Didi Tang, Beijing
The pastor of a Christian church in central China was sentenced to 12 years in prison in what supporters say is a crackdown aimed at curbing fast-growing religious activity, his lawyer said.
Zhang Shaojie of the Nanle County Christian Church in Henan province was convicted of fraud and of gathering crowds to disturb public order, according to lawyer Yang Xingquan.
Zhang’s church is sanctioned by the Communist government, which allows worship only in state-monitored groups, but has been involved in a dispute with local authorities over land for a new building.
By official estimates, China has 23 million Christians. The country also has a large number of unsanctioned underground, or home, churches that have attracted millions of worshippers and have been targeted in repeated crackdowns. A report by the Washington, D.C.-based Pew Research Center said there were likely 67 million Christians in the country in 2010, including 58 million Protestants and 9 million Catholics.
The ruling party is wary of religion as a possible rallying point to challenge its rule and uneasy about the rapid spread of Christianity three decades after Beijing loosened social controls in pursuit of economic development.
In the eastern Zhejiang province, where Christianity has been particularly popular, local governments have been tearing down crosses on Christian churches, even if they have been officially sanctioned, on the grounds that they lack construction permits.
The crackdown on Christian churches could be an extension of an ongoing campaign to suppress the growth of civil society in the country, said Prof. Fenggang Yang, a sociologist and expert on religion in China at Purdue University.
The churches might have become a target because Chinese Christians, perhaps emboldened by the growth in the number of followers around them, are more likely to assert their rights, Yang said.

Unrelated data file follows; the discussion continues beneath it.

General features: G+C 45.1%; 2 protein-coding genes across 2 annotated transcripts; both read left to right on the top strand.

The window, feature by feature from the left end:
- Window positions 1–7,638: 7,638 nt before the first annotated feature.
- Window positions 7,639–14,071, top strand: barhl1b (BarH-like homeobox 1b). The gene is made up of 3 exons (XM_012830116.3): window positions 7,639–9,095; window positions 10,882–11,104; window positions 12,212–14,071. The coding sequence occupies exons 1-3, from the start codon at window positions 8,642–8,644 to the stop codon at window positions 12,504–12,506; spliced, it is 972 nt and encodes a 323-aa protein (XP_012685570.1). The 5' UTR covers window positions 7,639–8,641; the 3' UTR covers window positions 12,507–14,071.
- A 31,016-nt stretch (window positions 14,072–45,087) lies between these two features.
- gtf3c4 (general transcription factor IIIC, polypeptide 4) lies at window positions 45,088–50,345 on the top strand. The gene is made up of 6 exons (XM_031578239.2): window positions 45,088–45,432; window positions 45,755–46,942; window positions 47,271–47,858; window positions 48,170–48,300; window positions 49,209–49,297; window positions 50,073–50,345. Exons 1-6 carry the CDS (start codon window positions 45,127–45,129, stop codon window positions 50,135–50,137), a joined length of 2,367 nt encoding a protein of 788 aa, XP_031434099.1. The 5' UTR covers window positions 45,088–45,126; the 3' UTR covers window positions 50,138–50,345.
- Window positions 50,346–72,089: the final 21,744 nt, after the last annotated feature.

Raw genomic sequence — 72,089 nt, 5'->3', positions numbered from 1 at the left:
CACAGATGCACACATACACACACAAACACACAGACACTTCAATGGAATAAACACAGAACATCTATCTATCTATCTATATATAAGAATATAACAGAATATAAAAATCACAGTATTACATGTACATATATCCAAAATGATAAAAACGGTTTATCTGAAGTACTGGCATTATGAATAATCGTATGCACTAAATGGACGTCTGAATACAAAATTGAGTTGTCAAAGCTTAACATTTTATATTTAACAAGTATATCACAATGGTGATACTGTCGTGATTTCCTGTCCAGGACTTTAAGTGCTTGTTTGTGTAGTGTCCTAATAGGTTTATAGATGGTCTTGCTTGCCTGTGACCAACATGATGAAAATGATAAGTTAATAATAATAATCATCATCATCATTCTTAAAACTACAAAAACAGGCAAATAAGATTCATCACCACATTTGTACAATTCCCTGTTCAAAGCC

“In China, Christianity or Protestantism is different from other religions somehow. One is that they have local congregations, they gather together regularly, showing support for each other spiritually, but that could spill over into social action,” Yang said.
“The increasing number of Christians, perhaps, gives Christians more confidence to resist human rights violations and civil rights violations. I think size does matter.”
In Nanle, phone calls to the county court rang unanswered Friday. Yang, the lawyer, said Zhang had told the court that he would appeal.
Zhang was detained last year after the land dispute, but the lawyer said he was targeted due to his popularity in a region that has seen rapid growth in the number of Christians.
“In the eyes of the authorities, Christianity is growing too fast there, and Pastor Zhang was too influential,” Yang said.
Zhang was convicted of instigating years-old disputes involving his congregation members, even though the disputes with a dentist, an insurance business and a family planning office were long dismissed, Yang said.
The pastor also was accusing of swindling money, but prosecutors failed to produce a key witness to testify, Yang said.
Bob Fu, president of the U.S.-based Christian rights group China Aid, said the verdict against Zhang was “totally unacceptable.”
“This case shows the Chinese government continues to cover up religious persecution with fabricated criminal charges against an innocent church leader,” Fu said in an emailed statement. AP